It can be useful to protect an Excel spreadsheet with a password, for example before sending it by e-mail. Password-protected files are also encrypted, so there’s no way of seeing their contents without knowing the password.
You can do the same with Word documents. The process is virtually identical to that described below for Excel. Access databases can also be password protected, although it’s a little more complicated (look for File | Info | Encrypt with Password).
A web browser is the program you use on a PC, Mac, or smartphone to look at web pages. Web pages can be simple pages (like this one) or can be a way of searching the Web (like the search pages of Google or Bing) or one way of checking your e-mail such as Gmail (although there are other ways).
There are a number of ways, but one of the easiest, and one that works on all modern versions of Windows is this:
In details: hold down the Windows key, press and release the “R” key, let go of the Windows key.
The “Run box” will appear:
Type “winver” (without the quotes) and click “OK”.
You’ll be shown a box that tells you which Windows you have (Windows XP, Windows Vista, Windows 8, Windows 10), and, in smaller letters the version and edition – version 1610 of Windows 10 Pro, for example. Click “OK” to make the box go away.
Windows 10 was released in July 2015, with the offer of free upgrade for Windows 7 and Windows 8.1 home users (there is no Windows 9). My advice at the time to most of my customers was to wait and see how Windows 10 worked out, and not to rush into the upgrade. Sure enough, there was a major re-release of Windows 10 in November 2015 (the “Fall upgrade” or the “1511 upgrade”).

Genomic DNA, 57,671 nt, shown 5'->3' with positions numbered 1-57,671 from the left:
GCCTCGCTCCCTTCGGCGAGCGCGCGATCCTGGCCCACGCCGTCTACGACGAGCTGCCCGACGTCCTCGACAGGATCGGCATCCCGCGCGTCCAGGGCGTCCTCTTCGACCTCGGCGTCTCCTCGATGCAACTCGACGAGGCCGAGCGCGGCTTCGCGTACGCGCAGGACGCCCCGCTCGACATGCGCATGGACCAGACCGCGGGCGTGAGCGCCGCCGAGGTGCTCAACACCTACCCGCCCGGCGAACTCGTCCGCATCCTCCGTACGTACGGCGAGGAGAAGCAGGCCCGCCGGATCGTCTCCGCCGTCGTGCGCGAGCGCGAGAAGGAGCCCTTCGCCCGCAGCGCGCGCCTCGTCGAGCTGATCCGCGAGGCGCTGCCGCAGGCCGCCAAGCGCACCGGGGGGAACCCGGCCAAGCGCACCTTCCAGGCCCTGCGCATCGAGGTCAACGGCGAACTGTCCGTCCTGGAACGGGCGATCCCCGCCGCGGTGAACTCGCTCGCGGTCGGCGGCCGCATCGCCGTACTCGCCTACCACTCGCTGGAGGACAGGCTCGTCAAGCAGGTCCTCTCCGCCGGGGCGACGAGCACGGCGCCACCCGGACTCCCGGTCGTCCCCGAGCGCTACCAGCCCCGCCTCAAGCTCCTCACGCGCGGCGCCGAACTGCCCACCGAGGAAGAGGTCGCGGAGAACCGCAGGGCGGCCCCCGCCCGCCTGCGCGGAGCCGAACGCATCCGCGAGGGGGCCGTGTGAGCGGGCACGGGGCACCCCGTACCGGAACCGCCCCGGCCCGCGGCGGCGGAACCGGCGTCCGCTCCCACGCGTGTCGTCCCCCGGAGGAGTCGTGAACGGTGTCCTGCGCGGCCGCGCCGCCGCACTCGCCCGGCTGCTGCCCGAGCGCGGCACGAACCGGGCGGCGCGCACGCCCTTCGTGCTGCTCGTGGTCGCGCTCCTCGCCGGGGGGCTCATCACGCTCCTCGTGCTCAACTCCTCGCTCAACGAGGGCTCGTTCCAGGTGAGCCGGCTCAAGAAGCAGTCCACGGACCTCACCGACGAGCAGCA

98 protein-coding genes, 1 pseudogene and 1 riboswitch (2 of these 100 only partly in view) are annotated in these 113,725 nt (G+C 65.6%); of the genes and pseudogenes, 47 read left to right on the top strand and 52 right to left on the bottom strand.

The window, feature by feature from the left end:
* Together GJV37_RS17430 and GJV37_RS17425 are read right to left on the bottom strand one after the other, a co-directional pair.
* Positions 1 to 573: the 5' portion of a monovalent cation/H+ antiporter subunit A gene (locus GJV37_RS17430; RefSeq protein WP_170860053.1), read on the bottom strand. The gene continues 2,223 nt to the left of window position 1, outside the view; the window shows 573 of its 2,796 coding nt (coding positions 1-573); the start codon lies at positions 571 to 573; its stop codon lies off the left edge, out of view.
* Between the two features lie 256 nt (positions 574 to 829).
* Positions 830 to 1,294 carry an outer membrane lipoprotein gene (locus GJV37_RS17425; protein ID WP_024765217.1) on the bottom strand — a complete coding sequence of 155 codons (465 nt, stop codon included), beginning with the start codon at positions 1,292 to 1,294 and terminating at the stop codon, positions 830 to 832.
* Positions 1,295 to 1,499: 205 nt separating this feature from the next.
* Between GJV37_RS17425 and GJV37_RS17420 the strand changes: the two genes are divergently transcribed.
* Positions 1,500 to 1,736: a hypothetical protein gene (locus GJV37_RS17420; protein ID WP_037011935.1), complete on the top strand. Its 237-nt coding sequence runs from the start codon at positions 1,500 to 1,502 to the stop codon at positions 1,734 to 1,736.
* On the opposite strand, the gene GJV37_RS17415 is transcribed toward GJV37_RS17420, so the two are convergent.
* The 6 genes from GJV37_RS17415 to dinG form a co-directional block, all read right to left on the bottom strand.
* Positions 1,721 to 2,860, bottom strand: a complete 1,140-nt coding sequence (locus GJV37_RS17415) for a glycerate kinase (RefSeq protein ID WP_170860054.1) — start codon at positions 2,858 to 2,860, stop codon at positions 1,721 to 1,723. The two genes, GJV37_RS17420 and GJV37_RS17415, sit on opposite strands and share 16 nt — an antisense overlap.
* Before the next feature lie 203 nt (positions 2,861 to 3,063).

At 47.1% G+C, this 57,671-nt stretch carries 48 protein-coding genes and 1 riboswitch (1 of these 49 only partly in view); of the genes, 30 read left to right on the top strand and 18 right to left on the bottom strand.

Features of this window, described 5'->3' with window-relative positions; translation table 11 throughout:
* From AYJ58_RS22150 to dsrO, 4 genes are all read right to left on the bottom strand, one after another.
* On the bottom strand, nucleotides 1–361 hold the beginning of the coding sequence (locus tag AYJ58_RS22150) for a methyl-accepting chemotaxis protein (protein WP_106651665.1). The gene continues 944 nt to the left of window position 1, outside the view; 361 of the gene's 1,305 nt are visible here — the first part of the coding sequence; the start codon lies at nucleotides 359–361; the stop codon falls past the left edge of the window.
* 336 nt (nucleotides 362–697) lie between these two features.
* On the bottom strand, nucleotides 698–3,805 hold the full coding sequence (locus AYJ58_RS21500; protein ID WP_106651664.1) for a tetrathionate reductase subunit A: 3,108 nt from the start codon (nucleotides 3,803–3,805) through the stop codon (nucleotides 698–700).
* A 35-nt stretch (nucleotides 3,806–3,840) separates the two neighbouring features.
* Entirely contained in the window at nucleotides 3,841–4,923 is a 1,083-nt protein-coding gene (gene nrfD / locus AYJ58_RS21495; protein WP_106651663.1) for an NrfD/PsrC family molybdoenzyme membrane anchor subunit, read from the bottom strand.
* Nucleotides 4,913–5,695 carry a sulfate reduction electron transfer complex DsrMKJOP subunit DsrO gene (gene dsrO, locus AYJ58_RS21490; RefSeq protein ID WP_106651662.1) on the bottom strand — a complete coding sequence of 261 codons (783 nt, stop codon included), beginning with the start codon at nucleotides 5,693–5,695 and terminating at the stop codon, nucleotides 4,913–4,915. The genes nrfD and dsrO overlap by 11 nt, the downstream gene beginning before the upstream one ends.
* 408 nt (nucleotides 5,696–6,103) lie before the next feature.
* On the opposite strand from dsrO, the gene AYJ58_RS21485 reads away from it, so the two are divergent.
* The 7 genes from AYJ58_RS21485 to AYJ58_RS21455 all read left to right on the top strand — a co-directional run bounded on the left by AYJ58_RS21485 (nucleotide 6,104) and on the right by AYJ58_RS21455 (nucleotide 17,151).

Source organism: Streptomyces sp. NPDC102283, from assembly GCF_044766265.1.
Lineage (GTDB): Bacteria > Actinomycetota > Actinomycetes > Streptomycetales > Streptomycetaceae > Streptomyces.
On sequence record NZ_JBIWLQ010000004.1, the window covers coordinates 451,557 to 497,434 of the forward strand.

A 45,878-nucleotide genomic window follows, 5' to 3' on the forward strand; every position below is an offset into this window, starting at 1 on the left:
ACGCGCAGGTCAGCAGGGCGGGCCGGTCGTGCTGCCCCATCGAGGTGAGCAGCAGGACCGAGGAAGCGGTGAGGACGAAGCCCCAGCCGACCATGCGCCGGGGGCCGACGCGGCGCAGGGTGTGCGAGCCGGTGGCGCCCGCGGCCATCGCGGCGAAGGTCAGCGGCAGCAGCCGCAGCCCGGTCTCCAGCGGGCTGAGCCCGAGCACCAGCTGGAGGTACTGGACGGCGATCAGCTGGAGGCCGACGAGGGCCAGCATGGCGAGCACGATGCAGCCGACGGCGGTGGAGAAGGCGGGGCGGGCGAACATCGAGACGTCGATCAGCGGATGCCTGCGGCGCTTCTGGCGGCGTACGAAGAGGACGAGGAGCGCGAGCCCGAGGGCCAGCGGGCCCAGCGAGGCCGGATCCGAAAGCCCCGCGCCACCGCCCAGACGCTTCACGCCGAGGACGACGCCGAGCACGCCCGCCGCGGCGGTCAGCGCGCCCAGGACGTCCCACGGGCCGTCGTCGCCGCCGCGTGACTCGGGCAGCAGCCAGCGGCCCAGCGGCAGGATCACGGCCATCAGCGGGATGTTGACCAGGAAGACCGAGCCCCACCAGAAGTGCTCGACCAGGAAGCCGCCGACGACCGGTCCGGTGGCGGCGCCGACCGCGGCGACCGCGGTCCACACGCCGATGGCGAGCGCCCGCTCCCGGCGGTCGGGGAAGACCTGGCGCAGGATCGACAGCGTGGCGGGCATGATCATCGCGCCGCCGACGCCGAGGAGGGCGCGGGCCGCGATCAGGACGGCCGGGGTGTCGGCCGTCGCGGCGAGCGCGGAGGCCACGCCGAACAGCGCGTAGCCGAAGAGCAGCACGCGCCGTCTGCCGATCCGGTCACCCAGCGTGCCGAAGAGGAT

I’ve often mentioned that everyone should be cautious about downloading things from the Internet, especially things that offer to “clean the registry”, “check for out-of-date drivers” or “optimize your PC” and so on. Most (all?) of these are trick to get you to download some malware.
If you’ve been offered the free Windows 10 upgrade (most home users of Windows 7 and Windows 8.1 have been) my advice is to accept the download, but wait for a while before you allow it to perform the actual Windows 10 upgrade (it will ask you for permission).
My first impressions of Windows 10 are quite good – it’s certainly better than Windows 8 was – but there’s no rush. You have a year to accept the free offer, and it will be a big change in what you are used to (especially in the case of Windows 7 users) so wait for a while and see how everyone else gets on!
For those who have already done the upgrade, I’d advise turning off the new search bar which, by default, send everything to Microsoft. Instructions here.